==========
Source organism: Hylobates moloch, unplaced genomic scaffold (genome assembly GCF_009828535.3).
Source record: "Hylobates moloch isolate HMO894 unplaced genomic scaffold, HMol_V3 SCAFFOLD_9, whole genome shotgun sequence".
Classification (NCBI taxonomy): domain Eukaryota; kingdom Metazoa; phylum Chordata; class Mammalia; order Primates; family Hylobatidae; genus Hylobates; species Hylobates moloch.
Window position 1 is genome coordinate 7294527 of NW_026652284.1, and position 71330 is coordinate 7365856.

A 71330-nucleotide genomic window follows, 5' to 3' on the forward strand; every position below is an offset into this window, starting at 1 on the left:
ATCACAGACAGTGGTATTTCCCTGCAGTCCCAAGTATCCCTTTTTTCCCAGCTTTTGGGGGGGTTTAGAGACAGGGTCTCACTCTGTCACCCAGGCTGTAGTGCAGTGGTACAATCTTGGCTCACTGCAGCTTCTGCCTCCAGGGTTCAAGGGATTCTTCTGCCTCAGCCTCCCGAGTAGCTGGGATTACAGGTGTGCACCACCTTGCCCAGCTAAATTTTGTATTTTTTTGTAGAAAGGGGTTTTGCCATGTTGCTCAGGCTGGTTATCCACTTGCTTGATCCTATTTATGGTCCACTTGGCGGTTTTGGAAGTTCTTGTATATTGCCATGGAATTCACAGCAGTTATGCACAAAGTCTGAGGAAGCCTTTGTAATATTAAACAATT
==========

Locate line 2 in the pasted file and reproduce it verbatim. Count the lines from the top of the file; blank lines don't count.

Source record: "Hylobates moloch isolate HMO894 unplaced genomic scaffold, HMol_V3 SCAFFOLD_9, whole genome shotgun sequence".